Another great thinker in the DevOps space, Ernest Mueller, has said – “One of the first actions I take when starting in an organization is to use information radiators to communicate issues and detail the changes we are making. This is usually extremely well received by our business units, who were often left in the dark before. And for Deployment and Operations groups who must work together to deliver a service to others, we need that constant communication, information and feedback.

I know I found that being true in my career. I discovered this fairly early on in my adoption of Agile with some sportswear companies here in the Oregon region. I worked for some very personality-driven orgs with highly charged, negative dynamics between teams. As I adopted Agile, which meant broadcasting honest retrospectives – including my screw-ups and failure to meet sprint goals – I expected a Donkey Kong type response and falling hammers. The most shocking thing happened though – the more brutally honest and upfront I was on what had gone wrong, I found myself having a better relationship with the business and my IT partners. And, mistakes we made on the team were owned up to – and they typically didn’t repeat, not without the group holding the culprit (including me) responsible. That kind of “government in the sunshine” type transparency and candor was the biggest single turning point of our Agile transformation.

It’s been said, rightly, that every lie we tell ourselves comes with a payoff and a price.
I believe that very much to be the case. For developers or IT, we’ve been very used to thinking we are AWESOME and WONDERFUL and the OTHER GUYS are cowboys/bureaucratic tools and are EVIL. Maybe that story – which has the short term payoff of making us feel virtuous – comes with a heavy price, of limiting our success in rolling out easy to manage and maintain applications and delivering business value faster. By using instrumentation and telemetry, we demonstrate that we are not lying to ourselves or to our customers/the business. And suddenly a lot of those highly charged, politically sensitive meetings you find yourself in lose a lot of their subjectivity and poison – the focus is on improving numbers versus the negative punish/blame scenario.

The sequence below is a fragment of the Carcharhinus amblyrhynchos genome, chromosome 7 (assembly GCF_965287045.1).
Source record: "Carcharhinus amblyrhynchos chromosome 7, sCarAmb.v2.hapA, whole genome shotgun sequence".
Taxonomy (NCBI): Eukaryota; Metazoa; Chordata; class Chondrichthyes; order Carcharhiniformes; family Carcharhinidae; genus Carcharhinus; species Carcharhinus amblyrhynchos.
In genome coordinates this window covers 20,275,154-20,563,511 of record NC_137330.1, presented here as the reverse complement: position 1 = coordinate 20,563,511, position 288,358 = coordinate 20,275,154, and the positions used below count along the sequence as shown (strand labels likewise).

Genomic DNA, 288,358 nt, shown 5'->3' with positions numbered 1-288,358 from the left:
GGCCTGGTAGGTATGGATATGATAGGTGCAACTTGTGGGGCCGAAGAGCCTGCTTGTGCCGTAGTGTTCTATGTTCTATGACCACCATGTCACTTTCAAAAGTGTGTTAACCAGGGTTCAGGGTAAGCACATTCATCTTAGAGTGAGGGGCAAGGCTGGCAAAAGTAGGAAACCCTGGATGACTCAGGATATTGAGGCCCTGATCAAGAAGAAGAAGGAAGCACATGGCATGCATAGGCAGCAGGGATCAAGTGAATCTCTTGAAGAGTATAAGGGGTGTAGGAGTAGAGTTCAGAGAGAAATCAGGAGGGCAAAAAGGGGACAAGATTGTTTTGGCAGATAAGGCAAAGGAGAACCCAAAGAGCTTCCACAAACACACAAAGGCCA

In Closing

  • Like testing, instrumentation and monitoring seems to be a bolt on or an afterthought in every project. That’s a huge mistake. Make instrumentation and metrics the backbone of your DevOps movement, as it’s the only thing that will tell you if you’re making specific progress and earn you credibility in the eyes of the business.
  • Don’t let your developers tell you that it’s too hard or have it be an afterthought. It takes just a few minutes to make your release and application availability metrics available to all.
  • And if your telemetry system is difficult to implement or doesn’t collect the metrics you need, think about switching. Remember the Etsy lesson – making it easy and quick is the way to go. (which is why I really like App Insights!)